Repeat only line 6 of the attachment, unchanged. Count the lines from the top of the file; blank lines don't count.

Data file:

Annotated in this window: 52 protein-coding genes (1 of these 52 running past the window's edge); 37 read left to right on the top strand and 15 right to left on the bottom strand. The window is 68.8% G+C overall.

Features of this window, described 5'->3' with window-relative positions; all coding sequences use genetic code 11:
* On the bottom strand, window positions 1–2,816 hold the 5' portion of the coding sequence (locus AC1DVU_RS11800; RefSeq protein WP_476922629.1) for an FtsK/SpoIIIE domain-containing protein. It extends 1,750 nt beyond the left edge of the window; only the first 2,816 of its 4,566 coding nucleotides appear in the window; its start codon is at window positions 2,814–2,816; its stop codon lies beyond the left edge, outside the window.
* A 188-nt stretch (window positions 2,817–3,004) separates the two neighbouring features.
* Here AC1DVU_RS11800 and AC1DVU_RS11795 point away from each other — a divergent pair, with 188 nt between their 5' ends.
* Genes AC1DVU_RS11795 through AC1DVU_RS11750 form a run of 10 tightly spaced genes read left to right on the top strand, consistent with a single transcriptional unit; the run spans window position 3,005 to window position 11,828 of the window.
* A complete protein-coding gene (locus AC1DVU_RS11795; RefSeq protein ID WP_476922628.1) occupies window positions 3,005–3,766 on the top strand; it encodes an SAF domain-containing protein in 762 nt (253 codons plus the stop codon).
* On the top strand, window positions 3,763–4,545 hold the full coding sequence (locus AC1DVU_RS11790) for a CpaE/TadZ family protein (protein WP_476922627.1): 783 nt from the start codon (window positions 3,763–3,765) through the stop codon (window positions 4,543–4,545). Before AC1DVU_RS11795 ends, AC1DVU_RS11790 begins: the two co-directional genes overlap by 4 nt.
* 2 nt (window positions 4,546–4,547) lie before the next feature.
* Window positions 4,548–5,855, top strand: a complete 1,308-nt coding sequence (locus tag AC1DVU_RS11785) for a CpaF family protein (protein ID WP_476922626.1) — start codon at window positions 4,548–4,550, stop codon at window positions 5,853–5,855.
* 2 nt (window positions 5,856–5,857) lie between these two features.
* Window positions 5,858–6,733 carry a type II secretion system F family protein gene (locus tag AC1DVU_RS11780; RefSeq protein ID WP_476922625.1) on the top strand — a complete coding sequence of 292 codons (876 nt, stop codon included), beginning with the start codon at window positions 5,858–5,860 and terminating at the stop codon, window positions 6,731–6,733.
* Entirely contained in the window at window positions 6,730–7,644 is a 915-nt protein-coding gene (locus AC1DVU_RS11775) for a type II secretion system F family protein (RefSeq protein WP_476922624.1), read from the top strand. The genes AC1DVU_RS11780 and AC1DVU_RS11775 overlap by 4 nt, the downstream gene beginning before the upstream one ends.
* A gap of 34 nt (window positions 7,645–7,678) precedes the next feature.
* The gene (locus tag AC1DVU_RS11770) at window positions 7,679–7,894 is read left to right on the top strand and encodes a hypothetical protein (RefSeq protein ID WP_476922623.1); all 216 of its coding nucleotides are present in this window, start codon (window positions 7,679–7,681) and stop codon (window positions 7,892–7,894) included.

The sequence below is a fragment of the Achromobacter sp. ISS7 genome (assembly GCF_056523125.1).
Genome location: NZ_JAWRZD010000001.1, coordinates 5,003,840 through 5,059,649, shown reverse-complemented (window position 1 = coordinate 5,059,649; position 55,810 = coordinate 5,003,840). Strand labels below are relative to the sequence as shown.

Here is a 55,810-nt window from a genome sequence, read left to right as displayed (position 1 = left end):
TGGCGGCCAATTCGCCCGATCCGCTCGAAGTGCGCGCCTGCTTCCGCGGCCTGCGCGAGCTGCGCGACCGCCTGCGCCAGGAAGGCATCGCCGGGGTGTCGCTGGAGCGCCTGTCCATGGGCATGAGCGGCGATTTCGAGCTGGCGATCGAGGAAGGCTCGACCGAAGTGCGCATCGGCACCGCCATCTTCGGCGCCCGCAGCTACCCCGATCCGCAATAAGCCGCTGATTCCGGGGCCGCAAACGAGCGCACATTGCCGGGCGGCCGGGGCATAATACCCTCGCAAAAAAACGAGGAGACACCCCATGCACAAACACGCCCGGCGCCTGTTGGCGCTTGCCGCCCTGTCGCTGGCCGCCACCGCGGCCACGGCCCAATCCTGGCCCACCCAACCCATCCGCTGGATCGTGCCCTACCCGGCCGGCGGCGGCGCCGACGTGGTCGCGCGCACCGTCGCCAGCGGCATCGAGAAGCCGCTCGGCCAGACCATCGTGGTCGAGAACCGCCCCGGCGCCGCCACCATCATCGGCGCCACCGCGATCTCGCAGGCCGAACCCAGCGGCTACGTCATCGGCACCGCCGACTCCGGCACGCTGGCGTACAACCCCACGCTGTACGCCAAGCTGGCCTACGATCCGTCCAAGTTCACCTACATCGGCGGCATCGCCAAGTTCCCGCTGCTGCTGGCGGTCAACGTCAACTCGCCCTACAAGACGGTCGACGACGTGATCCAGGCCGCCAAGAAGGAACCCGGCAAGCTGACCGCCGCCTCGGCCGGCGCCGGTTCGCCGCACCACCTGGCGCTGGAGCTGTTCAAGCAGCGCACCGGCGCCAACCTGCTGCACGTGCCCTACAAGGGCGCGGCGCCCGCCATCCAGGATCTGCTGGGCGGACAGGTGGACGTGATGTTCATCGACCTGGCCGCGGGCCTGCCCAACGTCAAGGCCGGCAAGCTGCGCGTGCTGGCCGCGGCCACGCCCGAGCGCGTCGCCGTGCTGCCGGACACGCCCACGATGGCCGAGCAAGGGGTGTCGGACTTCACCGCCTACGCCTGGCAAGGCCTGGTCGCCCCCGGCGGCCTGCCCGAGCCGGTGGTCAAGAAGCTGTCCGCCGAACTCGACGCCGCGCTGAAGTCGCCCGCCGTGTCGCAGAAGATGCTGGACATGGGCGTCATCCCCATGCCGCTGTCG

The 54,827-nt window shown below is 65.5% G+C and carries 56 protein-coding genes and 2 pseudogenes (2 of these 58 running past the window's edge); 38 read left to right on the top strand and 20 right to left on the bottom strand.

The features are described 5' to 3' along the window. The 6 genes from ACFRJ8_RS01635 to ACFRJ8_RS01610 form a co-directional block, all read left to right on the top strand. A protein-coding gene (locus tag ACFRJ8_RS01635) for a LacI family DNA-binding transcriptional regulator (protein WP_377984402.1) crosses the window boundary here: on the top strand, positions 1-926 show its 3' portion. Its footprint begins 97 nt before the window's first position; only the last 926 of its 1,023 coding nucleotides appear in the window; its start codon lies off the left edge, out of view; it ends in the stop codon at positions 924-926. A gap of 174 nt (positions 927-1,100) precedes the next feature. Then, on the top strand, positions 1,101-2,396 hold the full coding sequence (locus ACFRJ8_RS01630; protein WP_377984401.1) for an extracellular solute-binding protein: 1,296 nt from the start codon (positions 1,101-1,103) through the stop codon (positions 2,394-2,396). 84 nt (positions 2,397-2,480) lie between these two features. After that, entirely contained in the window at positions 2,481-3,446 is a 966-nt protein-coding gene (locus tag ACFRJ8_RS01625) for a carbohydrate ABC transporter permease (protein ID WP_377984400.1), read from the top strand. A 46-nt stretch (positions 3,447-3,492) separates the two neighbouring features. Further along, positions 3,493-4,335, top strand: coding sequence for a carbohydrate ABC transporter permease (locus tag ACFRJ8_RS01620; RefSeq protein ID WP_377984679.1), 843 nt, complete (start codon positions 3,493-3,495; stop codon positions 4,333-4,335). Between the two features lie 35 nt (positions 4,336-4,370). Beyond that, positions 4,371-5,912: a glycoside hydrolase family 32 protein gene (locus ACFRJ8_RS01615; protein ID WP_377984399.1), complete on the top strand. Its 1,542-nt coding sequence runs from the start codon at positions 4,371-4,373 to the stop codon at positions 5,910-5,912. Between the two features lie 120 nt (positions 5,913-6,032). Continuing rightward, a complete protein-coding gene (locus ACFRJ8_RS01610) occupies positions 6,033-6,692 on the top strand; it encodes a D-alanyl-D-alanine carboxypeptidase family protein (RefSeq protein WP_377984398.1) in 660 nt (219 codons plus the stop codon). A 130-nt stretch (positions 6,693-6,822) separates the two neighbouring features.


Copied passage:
* Genes AC1DVU_RS11795 through AC1DVU_RS11750 form a run of 10 tightly spaced genes read left to right on the top strand, consistent with a single transcriptional unit; the run spans window position 3,005 to window position 11,828 of the window.